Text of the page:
Gbalazeh said she will receive $20,000 and a meeting with the city's police chief. She said the settlement sends a message: "There's going to be consequences in the future if they want to pick on people for just exercising their First [Amendment rights]."
The terms of the settlement are still pending final approval by the City Council. The city did not immediately respond to a request for comment.
Gbalazeh is a marijuana legalization activist who hung out on street corners in Deep Ellum with a cardboard sign reading "Will Rap 4 Weed." After being arrested under a city ordinance that prohibits roadside solicitation, she filed suit.
The legal complaint led with a quote from former council member Rick Callahan, who said, during a discussion of the impact of panhandling on local businesses at a 2014 council committee meeting, “Break their backs, break their spirit — that’s the only way we’re going to win this battle.”
Gbalazeh had a strong case. In 2013, a federal judge ruled that an ordinance banning roadside solicitation in a Houston suburb was "over-broad and invalid under the First Amendment." Even city of Dallas officials admitted their ordinance didn't pass legal muster.
They agreed to stop enforcing the law and later launched a public awareness campaign, which turned out to be a complete failure.
Gbalazeh tried and failed to convert the case into a class-action suit involving thousands of Dallas panhandlers. She said the expense of locating other — often homeless — victims of the law was prohibitive.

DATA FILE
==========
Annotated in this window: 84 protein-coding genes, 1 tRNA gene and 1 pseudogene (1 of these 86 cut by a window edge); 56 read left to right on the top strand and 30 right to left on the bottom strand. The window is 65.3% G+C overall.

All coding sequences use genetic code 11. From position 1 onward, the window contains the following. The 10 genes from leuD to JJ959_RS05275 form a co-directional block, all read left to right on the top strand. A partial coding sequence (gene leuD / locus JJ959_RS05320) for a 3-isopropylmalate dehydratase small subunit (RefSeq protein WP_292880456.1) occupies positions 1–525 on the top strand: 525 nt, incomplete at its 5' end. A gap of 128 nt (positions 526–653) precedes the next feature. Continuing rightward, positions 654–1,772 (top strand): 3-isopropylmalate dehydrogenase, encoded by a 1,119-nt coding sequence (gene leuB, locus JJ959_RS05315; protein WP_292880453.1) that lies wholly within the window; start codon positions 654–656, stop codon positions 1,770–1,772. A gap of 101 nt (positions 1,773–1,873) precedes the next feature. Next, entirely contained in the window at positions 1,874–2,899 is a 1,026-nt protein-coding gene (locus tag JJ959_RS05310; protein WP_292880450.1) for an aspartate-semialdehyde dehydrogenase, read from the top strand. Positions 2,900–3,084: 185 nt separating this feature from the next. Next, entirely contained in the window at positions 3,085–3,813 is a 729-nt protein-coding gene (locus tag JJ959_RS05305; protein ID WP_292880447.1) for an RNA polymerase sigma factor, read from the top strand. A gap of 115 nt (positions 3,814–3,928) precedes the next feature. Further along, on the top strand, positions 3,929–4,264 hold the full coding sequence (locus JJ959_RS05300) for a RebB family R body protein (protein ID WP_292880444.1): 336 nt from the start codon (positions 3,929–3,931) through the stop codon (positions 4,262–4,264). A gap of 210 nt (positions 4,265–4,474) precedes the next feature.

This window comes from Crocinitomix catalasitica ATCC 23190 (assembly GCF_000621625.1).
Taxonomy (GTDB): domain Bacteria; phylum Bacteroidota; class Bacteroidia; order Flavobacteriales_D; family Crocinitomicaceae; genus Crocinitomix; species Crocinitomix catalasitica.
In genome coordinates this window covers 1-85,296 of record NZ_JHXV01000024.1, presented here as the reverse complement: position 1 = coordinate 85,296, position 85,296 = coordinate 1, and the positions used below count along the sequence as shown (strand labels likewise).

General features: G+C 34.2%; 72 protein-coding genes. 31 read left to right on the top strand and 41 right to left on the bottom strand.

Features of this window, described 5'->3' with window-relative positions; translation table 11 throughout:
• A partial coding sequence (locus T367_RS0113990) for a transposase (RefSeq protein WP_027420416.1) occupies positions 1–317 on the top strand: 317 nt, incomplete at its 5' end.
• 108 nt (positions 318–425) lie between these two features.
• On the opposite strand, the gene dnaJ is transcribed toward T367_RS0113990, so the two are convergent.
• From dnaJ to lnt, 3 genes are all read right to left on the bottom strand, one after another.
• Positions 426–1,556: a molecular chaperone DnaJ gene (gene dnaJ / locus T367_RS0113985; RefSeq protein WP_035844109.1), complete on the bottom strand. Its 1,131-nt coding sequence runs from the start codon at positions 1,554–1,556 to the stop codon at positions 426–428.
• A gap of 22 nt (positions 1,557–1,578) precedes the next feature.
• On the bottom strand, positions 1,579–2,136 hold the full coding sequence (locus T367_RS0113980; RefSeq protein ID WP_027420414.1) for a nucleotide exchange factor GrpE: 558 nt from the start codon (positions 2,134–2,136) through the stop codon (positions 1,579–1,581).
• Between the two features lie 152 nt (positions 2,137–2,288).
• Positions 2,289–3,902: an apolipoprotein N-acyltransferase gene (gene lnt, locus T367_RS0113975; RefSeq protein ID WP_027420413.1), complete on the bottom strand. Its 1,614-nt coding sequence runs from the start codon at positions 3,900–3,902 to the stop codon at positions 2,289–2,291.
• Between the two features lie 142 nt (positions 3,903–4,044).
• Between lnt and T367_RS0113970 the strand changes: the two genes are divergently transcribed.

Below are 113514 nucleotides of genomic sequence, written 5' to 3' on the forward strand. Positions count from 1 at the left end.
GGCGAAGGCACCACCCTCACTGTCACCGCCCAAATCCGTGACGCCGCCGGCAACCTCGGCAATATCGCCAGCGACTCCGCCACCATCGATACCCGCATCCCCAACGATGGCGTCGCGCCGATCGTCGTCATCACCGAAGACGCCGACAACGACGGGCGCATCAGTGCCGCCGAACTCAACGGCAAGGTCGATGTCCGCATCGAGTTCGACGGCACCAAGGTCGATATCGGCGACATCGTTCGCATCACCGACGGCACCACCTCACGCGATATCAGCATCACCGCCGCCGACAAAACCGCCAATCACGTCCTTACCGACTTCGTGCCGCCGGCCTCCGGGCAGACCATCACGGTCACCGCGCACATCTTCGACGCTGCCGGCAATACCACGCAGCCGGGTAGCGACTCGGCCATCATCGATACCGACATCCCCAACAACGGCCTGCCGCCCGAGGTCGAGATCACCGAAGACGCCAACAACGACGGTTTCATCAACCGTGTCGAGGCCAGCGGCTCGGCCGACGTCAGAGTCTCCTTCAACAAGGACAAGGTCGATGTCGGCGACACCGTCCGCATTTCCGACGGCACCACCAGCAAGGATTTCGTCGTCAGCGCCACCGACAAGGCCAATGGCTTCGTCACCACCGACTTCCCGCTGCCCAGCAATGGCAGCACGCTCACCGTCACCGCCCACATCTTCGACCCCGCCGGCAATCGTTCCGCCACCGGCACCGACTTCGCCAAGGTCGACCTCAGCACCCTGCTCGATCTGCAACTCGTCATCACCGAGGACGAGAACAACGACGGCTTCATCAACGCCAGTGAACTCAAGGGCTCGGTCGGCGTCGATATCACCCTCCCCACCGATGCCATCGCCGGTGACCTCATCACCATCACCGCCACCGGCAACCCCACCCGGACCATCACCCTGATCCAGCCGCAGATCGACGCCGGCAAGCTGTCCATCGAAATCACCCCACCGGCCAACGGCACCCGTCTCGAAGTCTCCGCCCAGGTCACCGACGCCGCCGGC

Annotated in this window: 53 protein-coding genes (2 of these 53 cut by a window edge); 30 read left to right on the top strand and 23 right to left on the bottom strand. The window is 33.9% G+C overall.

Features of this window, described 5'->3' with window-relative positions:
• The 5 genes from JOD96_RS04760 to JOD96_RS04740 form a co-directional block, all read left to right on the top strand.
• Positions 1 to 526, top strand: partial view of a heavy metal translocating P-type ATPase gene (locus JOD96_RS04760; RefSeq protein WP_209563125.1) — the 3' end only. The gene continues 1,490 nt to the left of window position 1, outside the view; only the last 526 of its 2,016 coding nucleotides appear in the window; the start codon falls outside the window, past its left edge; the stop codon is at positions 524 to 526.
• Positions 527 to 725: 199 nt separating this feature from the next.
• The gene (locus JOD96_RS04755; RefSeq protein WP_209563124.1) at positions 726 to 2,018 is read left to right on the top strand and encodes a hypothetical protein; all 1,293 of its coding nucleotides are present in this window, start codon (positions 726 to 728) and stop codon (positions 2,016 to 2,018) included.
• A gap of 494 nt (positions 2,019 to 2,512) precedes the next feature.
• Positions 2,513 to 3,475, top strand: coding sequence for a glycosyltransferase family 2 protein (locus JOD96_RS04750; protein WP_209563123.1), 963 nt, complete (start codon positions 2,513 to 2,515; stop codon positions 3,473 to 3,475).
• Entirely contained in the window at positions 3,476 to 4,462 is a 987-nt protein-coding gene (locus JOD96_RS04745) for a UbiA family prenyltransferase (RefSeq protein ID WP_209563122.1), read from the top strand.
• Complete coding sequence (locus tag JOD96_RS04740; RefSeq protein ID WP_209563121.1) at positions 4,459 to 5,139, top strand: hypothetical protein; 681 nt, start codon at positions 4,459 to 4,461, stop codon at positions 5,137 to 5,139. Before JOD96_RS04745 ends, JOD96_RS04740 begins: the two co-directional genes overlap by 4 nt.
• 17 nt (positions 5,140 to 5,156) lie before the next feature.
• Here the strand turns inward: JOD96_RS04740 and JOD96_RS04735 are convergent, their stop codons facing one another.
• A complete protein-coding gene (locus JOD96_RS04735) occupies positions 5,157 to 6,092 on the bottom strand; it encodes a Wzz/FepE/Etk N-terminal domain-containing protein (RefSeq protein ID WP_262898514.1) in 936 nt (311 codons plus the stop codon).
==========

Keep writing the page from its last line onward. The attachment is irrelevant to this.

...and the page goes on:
Most people who are picked up for panhandling do not contest the crime, which allows them to get out of jail quickly. But doing so precludes them from winning damages in a federal lawsuit.
Her lawyer, Ramon Rodriguez, cited another challenge. Most people who are picked up for panhandling do not contest the crime, which allows them to get out of jail quickly. But doing so precludes them from winning damages in a federal lawsuit.
So, Gbalazeh settled for a fraction of what she says was deserved.
Still, she won other victories. After getting to know two panhandlers who worked down the street from her house, she brought them on as plaintiffs in the case. One, Lee Sunbury, had been arrested 11 times under the state anti-panhandling law. In 2019, the judge ordered the city to stop enforcing it.
But the judge said one of the two city ordinances prohibiting panhandling was likely constitutional.
That law, section 28-63.3 of the city code, bans soliciting cars from the side of the road. The judge wrote that, unlike the blanket ban, which the city was no longer enforcing, this ordinance was defensible because it maintained traffic safety. He feared that someone could be injured while handing over the cash in the middle of the road.
His fears turned out to be justified when a 12-year-old was struck and killed by a car while raising money for his track team only a few months later.
But the similarity between the supposedly unconstitutional state statute and the supposedly constitutional city ordinance continues to trouble Rodriguez.
"If you read both of them and you read the activity they prohibit, it’s remarkable to me how one could be deemed constitutional and one is not," he said.
For Gbalazeh, any joy she felt in winning a cash settlement was muted by a tragedy that occurred during the case's litigation. Sunbury died last year, on the streets.
"They broke Lee’s back and spirit," Gbalazeh said. "They dragged it on, and he died in the elements.”